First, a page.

Although I agree with Wildhoney (especially about creating an INDEX on most (if not all) columns you regularly perform joins on), I've always found the easiest way to look at the difference between a RIGHT and LEFT JOIN is by realizing that the LEFT join pulls data from the table referenced on the left side of the SQL statement, e.g.
t1.c1, t1.c2, t2.c1
FROM table1 AS t1 LEFT OUTER JOIN table2 AS t2
Obviously table1 is on the left so all results will be pulled from table1 whereas NULL will represent columns in missing records from table2 (on the right). The RIGHT OUTER JOIN (not used as often, in my experience) would represent all records from table2 (the right hand table) with NULL representing missing values from table1.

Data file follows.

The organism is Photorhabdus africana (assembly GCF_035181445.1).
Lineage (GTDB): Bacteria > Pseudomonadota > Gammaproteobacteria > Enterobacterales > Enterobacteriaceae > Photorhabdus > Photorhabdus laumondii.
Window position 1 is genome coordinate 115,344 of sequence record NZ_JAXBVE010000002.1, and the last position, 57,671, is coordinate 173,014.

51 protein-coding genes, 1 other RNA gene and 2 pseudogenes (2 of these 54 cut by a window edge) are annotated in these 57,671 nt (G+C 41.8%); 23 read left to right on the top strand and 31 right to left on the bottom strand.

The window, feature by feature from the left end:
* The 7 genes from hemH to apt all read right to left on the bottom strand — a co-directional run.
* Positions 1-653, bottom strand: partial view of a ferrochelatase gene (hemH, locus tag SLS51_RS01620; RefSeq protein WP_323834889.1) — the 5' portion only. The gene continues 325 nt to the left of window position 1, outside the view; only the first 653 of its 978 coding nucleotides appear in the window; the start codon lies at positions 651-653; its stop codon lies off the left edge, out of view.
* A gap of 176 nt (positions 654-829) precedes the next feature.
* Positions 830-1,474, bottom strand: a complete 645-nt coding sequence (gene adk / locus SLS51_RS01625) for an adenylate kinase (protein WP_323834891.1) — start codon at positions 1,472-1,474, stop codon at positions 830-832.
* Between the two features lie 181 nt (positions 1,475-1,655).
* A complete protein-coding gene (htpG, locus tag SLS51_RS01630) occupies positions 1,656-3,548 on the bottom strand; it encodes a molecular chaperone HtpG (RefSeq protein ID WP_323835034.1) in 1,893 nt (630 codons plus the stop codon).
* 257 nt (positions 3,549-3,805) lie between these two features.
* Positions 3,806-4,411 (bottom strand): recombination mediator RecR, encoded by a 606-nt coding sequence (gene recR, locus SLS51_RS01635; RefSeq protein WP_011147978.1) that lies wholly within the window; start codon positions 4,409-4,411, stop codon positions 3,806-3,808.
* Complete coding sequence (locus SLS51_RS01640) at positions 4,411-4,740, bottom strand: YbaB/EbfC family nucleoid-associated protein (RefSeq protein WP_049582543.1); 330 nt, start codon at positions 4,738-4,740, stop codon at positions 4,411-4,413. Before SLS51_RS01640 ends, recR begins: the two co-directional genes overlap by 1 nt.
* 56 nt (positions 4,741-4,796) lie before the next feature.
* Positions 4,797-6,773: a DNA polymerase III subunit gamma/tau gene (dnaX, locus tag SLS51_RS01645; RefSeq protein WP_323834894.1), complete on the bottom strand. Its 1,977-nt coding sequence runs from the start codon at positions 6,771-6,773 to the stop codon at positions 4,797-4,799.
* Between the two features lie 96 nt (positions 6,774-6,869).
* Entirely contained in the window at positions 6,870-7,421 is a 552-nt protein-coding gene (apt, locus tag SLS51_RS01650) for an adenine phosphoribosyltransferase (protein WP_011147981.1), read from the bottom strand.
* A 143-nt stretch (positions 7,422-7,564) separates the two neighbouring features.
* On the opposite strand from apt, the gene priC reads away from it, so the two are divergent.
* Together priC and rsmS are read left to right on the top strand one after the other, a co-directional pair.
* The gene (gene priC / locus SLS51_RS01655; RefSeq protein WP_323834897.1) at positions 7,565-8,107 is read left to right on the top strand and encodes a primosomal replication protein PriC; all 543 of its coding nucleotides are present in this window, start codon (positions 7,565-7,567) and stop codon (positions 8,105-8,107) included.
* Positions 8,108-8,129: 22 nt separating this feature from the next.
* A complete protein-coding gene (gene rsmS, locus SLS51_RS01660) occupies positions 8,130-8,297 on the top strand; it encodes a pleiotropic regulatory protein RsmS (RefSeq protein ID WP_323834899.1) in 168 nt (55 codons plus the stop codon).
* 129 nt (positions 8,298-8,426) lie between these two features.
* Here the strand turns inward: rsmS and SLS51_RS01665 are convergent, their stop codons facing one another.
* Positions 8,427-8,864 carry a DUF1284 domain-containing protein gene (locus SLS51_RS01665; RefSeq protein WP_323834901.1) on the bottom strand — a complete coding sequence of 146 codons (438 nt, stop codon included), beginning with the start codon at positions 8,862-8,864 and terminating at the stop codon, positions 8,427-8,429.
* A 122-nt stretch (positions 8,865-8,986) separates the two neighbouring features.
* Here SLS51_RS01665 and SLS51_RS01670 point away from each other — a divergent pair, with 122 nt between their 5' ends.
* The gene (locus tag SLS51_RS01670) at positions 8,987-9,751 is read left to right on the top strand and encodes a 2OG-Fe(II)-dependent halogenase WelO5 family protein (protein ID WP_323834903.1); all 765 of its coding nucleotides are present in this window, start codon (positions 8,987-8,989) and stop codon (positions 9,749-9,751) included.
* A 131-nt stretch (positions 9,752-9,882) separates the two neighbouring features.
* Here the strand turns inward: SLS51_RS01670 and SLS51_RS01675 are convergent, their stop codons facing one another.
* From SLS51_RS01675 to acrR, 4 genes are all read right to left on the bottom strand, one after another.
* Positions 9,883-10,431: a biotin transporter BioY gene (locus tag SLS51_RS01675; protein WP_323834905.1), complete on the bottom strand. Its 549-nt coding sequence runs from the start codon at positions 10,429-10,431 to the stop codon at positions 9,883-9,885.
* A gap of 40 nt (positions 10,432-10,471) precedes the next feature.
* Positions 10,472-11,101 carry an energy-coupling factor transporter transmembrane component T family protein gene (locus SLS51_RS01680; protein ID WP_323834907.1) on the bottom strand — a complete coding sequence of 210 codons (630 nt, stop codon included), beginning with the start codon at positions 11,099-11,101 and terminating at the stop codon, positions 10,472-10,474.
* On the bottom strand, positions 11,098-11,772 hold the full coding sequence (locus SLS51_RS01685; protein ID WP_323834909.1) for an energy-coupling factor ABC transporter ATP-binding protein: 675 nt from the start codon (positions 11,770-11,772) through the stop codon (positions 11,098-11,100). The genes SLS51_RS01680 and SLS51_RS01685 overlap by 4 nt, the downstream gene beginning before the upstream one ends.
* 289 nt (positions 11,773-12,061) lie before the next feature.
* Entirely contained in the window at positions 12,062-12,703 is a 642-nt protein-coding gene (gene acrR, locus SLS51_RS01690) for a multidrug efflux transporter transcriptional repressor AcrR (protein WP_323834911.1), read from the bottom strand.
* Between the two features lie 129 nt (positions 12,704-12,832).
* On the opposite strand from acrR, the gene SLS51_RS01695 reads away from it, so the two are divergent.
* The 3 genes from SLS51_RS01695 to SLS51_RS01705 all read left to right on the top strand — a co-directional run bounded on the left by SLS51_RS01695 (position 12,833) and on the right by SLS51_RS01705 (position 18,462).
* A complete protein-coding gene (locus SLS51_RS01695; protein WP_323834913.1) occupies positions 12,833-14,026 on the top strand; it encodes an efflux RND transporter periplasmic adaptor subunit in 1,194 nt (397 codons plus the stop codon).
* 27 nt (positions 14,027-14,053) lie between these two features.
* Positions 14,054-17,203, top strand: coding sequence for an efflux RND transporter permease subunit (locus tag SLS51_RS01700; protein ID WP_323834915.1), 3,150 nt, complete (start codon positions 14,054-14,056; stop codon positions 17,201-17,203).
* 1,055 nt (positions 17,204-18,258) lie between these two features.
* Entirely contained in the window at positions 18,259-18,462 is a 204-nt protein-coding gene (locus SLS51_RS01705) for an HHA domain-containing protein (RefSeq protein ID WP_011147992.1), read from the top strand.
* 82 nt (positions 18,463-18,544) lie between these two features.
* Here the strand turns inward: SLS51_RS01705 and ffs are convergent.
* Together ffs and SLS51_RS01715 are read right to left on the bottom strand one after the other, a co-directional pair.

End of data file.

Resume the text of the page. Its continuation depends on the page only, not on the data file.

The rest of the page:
Note that both LEFT and RIGHT join statements are implied OUTER joins, but you can specifically use the OUTER keyword to avoid confusion.
Additionally, you can think of the difference between the INNER and OUTER joins as being the result of the join itself; the INNER join returns values only from inside the set of matched records. In other words, only records will be returned where there is a match on the conditions. The OUTER join also returns records 'outside' the parameters of the match, based on the table on the left or the right. Get it?